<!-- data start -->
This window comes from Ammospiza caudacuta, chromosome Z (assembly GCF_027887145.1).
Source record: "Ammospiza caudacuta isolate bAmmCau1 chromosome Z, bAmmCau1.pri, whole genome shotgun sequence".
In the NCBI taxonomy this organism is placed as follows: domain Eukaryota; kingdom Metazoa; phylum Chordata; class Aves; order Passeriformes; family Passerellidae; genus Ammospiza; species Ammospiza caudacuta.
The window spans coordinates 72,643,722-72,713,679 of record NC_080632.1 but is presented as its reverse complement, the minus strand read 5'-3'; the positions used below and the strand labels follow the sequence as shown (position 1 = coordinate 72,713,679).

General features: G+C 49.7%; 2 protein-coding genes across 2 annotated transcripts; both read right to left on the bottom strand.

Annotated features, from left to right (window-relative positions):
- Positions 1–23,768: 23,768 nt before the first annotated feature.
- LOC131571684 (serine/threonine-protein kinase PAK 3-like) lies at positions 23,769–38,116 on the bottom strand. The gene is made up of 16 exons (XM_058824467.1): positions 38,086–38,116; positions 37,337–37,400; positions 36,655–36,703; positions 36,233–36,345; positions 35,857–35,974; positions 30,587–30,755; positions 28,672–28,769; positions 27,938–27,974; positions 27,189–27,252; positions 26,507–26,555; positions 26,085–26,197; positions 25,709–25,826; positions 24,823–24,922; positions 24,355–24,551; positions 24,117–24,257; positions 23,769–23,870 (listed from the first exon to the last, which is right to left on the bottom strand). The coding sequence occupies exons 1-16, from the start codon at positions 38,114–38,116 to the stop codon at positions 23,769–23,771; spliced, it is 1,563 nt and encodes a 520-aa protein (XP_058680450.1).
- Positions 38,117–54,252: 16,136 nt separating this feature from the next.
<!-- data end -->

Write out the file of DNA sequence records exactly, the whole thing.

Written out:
This window comes from Ammospiza caudacuta, chromosome Z (assembly GCF_027887145.1).
Source record: "Ammospiza caudacuta isolate bAmmCau1 chromosome Z, bAmmCau1.pri, whole genome shotgun sequence".
In the NCBI taxonomy this organism is placed as follows: domain Eukaryota; kingdom Metazoa; phylum Chordata; class Aves; order Passeriformes; family Passerellidae; genus Ammospiza; species Ammospiza caudacuta.
The window spans coordinates 72,643,722-72,713,679 of record NC_080632.1 but is presented as its reverse complement, the minus strand read 5'-3'; the positions used below and the strand labels follow the sequence as shown (position 1 = coordinate 72,713,679).

General features: G+C 49.7%; 2 protein-coding genes across 2 annotated transcripts; both read right to left on the bottom strand.

Annotated features, from left to right (window-relative positions):
- Positions 1–23,768: 23,768 nt before the first annotated feature.
- LOC131571684 (serine/threonine-protein kinase PAK 3-like) lies at positions 23,769–38,116 on the bottom strand. The gene is made up of 16 exons (XM_058824467.1): positions 38,086–38,116; positions 37,337–37,400; positions 36,655–36,703; positions 36,233–36,345; positions 35,857–35,974; positions 30,587–30,755; positions 28,672–28,769; positions 27,938–27,974; positions 27,189–27,252; positions 26,507–26,555; positions 26,085–26,197; positions 25,709–25,826; positions 24,823–24,922; positions 24,355–24,551; positions 24,117–24,257; positions 23,769–23,870 (listed from the first exon to the last, which is right to left on the bottom strand). The coding sequence occupies exons 1-16, from the start codon at positions 38,114–38,116 to the stop codon at positions 23,769–23,771; spliced, it is 1,563 nt and encodes a 520-aa protein (XP_058680450.1).
- Positions 38,117–54,252: 16,136 nt separating this feature from the next.